Tuesday, 26 March 2013

Lesser Spotted Woodpecker

It is not often I post so early in the day unless I have been owling but I was woken in a very special way this morning (and today isn’t my birthday!).

Yesterday whilst skiing in Maridalen I had heard a couple of drumming woodpeckers and suspected they weren’t Great Spotted – one was drumming close to an area with a lot of evidence of feeding woodpeckers with bark stripped off trees, suggesting Three-toed, and where I have also seen Black Woodpecker earlier in the winter. My ears though are not so good at differentiating between the drumming of woodpeckers (or is it my brain that is no good?) especially early in the season before I’ve got some practice. One of the last things I did last night was to listen to recordings of different woodpeckers to start tuning myself in.

When, at 7.30am this morning, I could hear two drumming woodpeckers I assumed I was dreaming. It slowly dawned on me though that this was no dream. There were TWO drumming woodpeckers and the pitch and length of the drumming meant they were surely Lesser Spotted Woodpecker (dvergspett) – but two and in our garden? I have heard Lesser Spot giving its territorial call in the garden once before (although not seen it) and similarly have heard but not seen a Wryneck once and have seen Great Spot on a handful of occasions but never drumming.

I looked out of the back door and could confirm that there was a bird drumming from the large willow tree although I couldn’t see the bird even though it was only 20m away and also another bird drumming on a telegraph pole on the other side of the house – but were they Lesser Spots?? Lesser Spot is a bird I rarely encounter, normally only a handful of times each year so I am always very excited to see one. To try to get a better view, I put on my dressing gown and went out the front door. I immediately saw the woodpecker on the telegraph pole and despite the sun being right behind it the small size confirmed the ID. Still half asleep I went back to fetch the camera, and then a minute later went back inside to fetch the memory card....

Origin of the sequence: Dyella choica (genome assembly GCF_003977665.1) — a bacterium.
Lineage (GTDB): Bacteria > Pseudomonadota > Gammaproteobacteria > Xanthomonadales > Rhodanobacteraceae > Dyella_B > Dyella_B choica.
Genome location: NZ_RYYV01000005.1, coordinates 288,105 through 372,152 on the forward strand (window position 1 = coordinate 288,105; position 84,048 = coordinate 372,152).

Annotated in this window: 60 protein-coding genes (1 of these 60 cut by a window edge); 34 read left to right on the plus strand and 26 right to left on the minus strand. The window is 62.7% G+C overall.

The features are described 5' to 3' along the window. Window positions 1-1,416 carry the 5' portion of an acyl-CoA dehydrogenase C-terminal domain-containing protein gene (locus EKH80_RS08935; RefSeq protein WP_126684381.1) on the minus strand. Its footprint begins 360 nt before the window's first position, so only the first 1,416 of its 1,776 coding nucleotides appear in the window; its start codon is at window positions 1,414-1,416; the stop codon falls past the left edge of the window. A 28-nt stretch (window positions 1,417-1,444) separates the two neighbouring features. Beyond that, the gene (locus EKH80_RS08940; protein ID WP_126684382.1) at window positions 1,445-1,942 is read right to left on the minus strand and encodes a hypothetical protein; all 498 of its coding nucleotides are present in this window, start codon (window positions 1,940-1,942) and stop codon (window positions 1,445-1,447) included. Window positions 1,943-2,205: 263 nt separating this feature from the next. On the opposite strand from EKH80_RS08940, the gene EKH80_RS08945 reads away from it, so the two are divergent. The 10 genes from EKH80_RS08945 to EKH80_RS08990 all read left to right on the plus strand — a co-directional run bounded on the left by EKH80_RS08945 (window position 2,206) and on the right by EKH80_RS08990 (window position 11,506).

Finally up and running although feeling a little cold with only my dressing gown on (but refreshingly airy), the telegraph pole drummer had disappeared but the willow tree drummer was still there and showing well. A female Lesser Spot! I must admit to not realising females drummed but here she was drumming away on a chosen part of the tree. I kept watching and taking pictures and video and then she suddenly ran up the tree and put her wings out like a butterfly before flying off and revealing the male was there. He then preceded to inspect the same area of tree where she had been drumming. I assume this has something to do with the pair choosing a nesting site so maybe they will nest in the garden? Fingers crossed!

After a while the male moved back to the telegraph pole and drummed on the metal top. As I write this one of the birds has also been calling in the garden – the Kestrel (and Wryneck) type call.

Lesser Spots clearly move around a bit in the spring to locate a suitable breeding site and territory and there has been an upsurge in recent reports around Oslo the last couple of weeks. I fear that our garden is a little too disturbed but we will see if they hang around. As you will hear from the video they are quite close to the road! I promise that if I get another chance to film them I will use a tripod such that I get rid of the annoying camera shake that is my hallmark. I will also use a little more time with my camera settings as I see that I wasted a good opportunity due to a far too high shutter speed and therefore much too high ISO.

male Lesser Spotted Woodpecker (dvergspett)

the female stretching her wing



the red on the forehead of the male is iridescent when caught in the sun


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